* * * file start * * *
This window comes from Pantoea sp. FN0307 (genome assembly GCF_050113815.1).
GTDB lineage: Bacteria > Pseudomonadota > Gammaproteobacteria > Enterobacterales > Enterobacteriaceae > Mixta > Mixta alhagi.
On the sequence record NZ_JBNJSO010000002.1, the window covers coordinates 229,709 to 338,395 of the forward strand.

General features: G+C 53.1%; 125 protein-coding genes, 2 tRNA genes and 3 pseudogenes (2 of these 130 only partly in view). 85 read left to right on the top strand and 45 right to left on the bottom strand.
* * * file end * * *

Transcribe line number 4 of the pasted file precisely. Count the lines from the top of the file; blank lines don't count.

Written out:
General features: G+C 53.1%; 125 protein-coding genes, 2 tRNA genes and 3 pseudogenes (2 of these 130 only partly in view). 85 read left to right on the top strand and 45 right to left on the bottom strand.